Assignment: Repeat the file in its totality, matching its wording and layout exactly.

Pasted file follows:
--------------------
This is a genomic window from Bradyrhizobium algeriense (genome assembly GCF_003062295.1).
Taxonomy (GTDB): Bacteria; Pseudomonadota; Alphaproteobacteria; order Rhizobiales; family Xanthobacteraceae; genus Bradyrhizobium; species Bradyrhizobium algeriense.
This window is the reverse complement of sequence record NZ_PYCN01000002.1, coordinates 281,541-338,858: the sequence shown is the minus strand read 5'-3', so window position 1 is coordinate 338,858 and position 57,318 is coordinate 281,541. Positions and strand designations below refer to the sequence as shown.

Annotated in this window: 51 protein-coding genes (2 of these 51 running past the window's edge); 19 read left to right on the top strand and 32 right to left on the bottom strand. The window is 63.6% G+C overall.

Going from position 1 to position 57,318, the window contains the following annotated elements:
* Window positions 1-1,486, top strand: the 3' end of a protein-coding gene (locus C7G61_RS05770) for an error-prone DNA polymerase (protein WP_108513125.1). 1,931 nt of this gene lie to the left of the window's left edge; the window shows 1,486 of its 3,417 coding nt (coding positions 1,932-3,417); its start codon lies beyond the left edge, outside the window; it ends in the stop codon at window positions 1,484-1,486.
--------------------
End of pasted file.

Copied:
This is a genomic window from Bradyrhizobium algeriense (genome assembly GCF_003062295.1).
Taxonomy (GTDB): Bacteria; Pseudomonadota; Alphaproteobacteria; order Rhizobiales; family Xanthobacteraceae; genus Bradyrhizobium; species Bradyrhizobium algeriense.
This window is the reverse complement of sequence record NZ_PYCN01000002.1, coordinates 281,541-338,858: the sequence shown is the minus strand read 5'-3', so window position 1 is coordinate 338,858 and position 57,318 is coordinate 281,541. Positions and strand designations below refer to the sequence as shown.

Annotated in this window: 51 protein-coding genes (2 of these 51 running past the window's edge); 19 read left to right on the top strand and 32 right to left on the bottom strand. The window is 63.6% G+C overall.

Going from position 1 to position 57,318, the window contains the following annotated elements:
* Window positions 1-1,486, top strand: the 3' end of a protein-coding gene (locus C7G61_RS05770) for an error-prone DNA polymerase (protein WP_108513125.1). 1,931 nt of this gene lie to the left of the window's left edge; the window shows 1,486 of its 3,417 coding nt (coding positions 1,932-3,417); its start codon lies beyond the left edge, outside the window; it ends in the stop codon at window positions 1,484-1,486.